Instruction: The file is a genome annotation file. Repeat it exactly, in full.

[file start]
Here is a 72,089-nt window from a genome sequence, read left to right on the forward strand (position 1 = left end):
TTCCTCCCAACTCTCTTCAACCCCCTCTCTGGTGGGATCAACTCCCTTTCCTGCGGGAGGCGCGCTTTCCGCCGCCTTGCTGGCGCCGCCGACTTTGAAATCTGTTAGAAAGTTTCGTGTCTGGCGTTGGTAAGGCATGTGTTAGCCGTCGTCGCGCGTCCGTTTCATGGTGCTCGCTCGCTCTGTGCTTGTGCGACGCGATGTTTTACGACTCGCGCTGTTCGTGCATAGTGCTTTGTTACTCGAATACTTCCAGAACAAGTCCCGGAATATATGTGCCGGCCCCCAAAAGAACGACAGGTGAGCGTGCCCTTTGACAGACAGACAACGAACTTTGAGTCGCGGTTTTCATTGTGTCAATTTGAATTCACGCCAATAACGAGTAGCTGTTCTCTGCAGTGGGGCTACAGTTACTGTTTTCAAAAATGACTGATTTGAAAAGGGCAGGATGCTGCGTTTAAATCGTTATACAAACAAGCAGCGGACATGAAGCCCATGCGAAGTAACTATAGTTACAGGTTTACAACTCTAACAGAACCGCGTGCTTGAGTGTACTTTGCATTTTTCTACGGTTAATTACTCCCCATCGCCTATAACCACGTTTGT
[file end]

Here is a 72,089-nt window from a genome sequence, read left to right on the forward strand (position 1 = left end):
TTCCTCCCAACTCTCTTCAACCCCCTCTCTGGTGGGATCAACTCCCTTTCCTGCGGGAGGCGCGCTTTCCGCCGCCTTGCTGGCGCCGCCGACTTTGAAATCTGTTAGAAAGTTTCGTGTCTGGCGTTGGTAAGGCATGTGTTAGCCGTCGTCGCGCGTCCGTTTCATGGTGCTCGCTCGCTCTGTGCTTGTGCGACGCGATGTTTTACGACTCGCGCTGTTCGTGCATAGTGCTTTGTTACTCGAATACTTCCAGAACAAGTCCCGGAATATATGTGCCGGCCCCCAAAAGAACGACAGGTGAGCGTGCCCTTTGACAGACAGACAACGAACTTTGAGTCGCGGTTTTCATTGTGTCAATTTGAATTCACGCCAATAACGAGTAGCTGTTCTCTGCAGTGGGGCTACAGTTACTGTTTTCAAAAATGACTGATTTGAAAAGGGCAGGATGCTGCGTTTAAATCGTTATACAAACAAGCAGCGGACATGAAGCCCATGCGAAGTAACTATAGTTACAGGTTTACAACTCTAACAGAACCGCGTGCTTGAGTGTACTTTGCATTTTTCTACGGTTAATTACTCCCCATCGCCTATAACCACGTTTGT